A Bit of the American Midwest in Madagascar
Guerrilla Aid was deeply impressed by MBG’s ecological initiatives, and based on our experience working with under-resourced communities, we knew we could help the MBG design more effective programs to boost local economic and educational opportunities for nearby residents. We contacted Chris Birkinshaw, the MBG director in Antananarivo, and with funding from the Anheuser Charitable Trust created a community development program to benefit three endangered forests – Matanga, Analalava, and Ankarobolov-Agnakatrika.
After conducting initial research, Guerrilla Aid traveled to Matanga, Madagascar, and met with local school teachers and village elders. We asked them how we might help turn MBG’s investment in the local environment into educational and financial opportunities for the local community.
When we learned that the most pressing need was to make improvements to local facilities, we set out to refurbish local schools that had fallen into disrepair. Each school received aid according to its specific needs, and the most common repairs included new cement floors, roofs, latrines, and new books for students. In total, 43 schools received aid, and thus refurbished, the schools took in more students and enabled educators from the Missouri Botanical Gardens to teach classes on local conservation tactics. The classes emphasize the need to protect the forest to maintain the ecosystem, retain water in the soil to benefit nearby crops, and to keep the area’s rare plant and animal species safe from destruction.
The Analalava Forest in Eastern Madagascar:
At the Analalava Forest the opportunity for enhanced tourism was plain to see. If properly managed, tourism in the region has the potential to radically improve the financial situations of local residents. The forest is located just 30 minutes from the bustling beachside town of Mahavelona (Foulpointe), and provides an excellent opportunity for local tourists to explore the forest’s dynamic ecosystem and its range of rare animals which include lemurs and fruit bats. With the majority of the national parks and Malagasy tourist destinations focusing on the lemur, Guerrilla Aid and MBG changed tack and decided to promote the area as a unique place for viewing fruit bats and outdoor camping. These fruit bats, or “Flying Foxes” roost in trees during the day and are large, lively animals. To date, ten campsite grounds have been cleared, and fruit-bat viewing platforms have been built. In addition, it was decided that members of a local women’s association who were unemployed or underemployed be trained and certified as cooks who could cater to a growing number of tourists. Besides providing start-up funds for a communal kitchen, Guerrilla Aid set up a special fund be set aside for emergencies such as the replacement of materials and back-stock of food in times of inflation or scarcity.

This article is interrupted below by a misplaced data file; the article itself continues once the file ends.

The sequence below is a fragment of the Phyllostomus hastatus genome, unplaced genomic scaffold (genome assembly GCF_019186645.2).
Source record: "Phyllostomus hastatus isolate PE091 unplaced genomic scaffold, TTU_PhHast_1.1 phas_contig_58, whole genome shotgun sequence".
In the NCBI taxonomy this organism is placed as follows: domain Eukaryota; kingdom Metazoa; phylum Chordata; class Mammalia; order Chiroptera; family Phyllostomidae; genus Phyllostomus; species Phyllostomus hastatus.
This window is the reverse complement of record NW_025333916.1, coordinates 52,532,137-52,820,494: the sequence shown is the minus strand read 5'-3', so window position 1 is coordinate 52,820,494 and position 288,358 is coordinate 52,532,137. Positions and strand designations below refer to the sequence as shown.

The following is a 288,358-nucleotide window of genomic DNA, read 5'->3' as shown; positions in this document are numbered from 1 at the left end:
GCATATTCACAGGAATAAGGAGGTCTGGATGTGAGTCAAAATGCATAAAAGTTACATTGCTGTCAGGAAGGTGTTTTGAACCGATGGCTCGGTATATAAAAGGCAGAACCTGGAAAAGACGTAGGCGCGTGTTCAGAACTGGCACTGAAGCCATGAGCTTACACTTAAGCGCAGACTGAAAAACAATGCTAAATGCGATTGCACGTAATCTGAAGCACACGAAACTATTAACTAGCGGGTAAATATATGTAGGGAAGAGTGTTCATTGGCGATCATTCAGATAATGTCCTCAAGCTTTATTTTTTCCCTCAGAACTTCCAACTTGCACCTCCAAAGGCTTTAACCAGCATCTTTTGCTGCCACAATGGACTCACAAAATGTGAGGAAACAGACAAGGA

The Ankarobolov-Agnakatrika Forest: Changing Economies, Changing Tactics
The Ankarobolov-Agnakatrika Forest is a MBG conservation site in Madagascar where deforestation poses a real threat. The 2250 hectare area is a low elevation evergreen forest which is home to a variety of endangered plants and animals such as the Dypsis elegans palm and the grey-headed lemur. But unsustainable logging practices over the last two decades have seen nearly a 50% loss of trees in the territory. To stem this trend, Guerrilla Aid partnered with MBG and local community organizations to fund and staff six tree nurseries. The initial arrangement was for local women to establish and maintain small seedling sheds where native tree species could be grown and eventually turned over to the Missouri Botanic Gardens. In exchange, the MBG would provide start-up funds for rice-banks – granaries where rice purchased at low prices during the high season is (rice is) sold for higher prices in times of shortage.
To supplement the native tree reforestation project, Guerrilla Aid also funded a research study on alternative methods of planting delicate tropical seedlings directly into the ground in designated areas. This project was conducted by Chris Birkinshaw in cooperation with James Aronson, an internationally recognized restoration ecologist. To date, tens of thousands of native tree seedlings have been sown directly into grassland under varied environmental conditions, and in November 2011, a local nurseryman reported that the seeds of two of the three trial species had begun to germinate.
In many ways work of the Missouri Botanical Gardens in Madagascar is a model for international conservation and development work. It has a long-standing commitment to specific sites, operates in-country field offices, employs local villagers, and educates future generations about environmental protection. Over the course of our collaboration we learned valuable lessons about strategy and steadfastness which we can bring to bear on future projects elsewhere. Guerrilla Aid was thrilled to have partnered with the Missouri Botanic Gardens as it continues its important conservation work and expands its community development programs in Madagascar.